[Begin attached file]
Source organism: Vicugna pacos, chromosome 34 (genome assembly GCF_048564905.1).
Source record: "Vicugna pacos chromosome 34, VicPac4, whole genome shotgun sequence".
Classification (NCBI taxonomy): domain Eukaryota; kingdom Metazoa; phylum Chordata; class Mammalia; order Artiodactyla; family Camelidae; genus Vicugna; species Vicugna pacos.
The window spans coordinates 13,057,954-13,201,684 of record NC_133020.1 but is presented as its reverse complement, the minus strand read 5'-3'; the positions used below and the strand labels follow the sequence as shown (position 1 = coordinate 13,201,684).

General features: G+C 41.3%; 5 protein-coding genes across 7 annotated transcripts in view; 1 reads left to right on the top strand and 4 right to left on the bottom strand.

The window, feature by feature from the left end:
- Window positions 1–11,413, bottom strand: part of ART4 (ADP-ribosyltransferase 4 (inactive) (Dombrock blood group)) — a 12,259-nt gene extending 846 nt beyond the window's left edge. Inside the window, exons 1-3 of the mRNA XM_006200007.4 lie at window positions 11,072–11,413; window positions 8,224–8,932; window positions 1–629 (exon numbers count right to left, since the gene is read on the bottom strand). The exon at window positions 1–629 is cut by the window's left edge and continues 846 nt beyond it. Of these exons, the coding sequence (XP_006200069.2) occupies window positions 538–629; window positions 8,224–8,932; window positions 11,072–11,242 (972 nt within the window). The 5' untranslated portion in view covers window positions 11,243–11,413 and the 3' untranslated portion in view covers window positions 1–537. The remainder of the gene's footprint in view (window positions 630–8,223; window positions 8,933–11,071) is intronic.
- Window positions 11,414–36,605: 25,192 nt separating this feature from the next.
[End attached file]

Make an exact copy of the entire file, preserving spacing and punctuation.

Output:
Source organism: Vicugna pacos, chromosome 34 (genome assembly GCF_048564905.1).
Source record: "Vicugna pacos chromosome 34, VicPac4, whole genome shotgun sequence".
Classification (NCBI taxonomy): domain Eukaryota; kingdom Metazoa; phylum Chordata; class Mammalia; order Artiodactyla; family Camelidae; genus Vicugna; species Vicugna pacos.
The window spans coordinates 13,057,954-13,201,684 of record NC_133020.1 but is presented as its reverse complement, the minus strand read 5'-3'; the positions used below and the strand labels follow the sequence as shown (position 1 = coordinate 13,201,684).

General features: G+C 41.3%; 5 protein-coding genes across 7 annotated transcripts in view; 1 reads left to right on the top strand and 4 right to left on the bottom strand.

The window, feature by feature from the left end:
- Window positions 1–11,413, bottom strand: part of ART4 (ADP-ribosyltransferase 4 (inactive) (Dombrock blood group)) — a 12,259-nt gene extending 846 nt beyond the window's left edge. Inside the window, exons 1-3 of the mRNA XM_006200007.4 lie at window positions 11,072–11,413; window positions 8,224–8,932; window positions 1–629 (exon numbers count right to left, since the gene is read on the bottom strand). The exon at window positions 1–629 is cut by the window's left edge and continues 846 nt beyond it. Of these exons, the coding sequence (XP_006200069.2) occupies window positions 538–629; window positions 8,224–8,932; window positions 11,072–11,242 (972 nt within the window). The 5' untranslated portion in view covers window positions 11,243–11,413 and the 3' untranslated portion in view covers window positions 1–537. The remainder of the gene's footprint in view (window positions 630–8,223; window positions 8,933–11,071) is intronic.
- Window positions 11,414–36,605: 25,192 nt separating this feature from the next.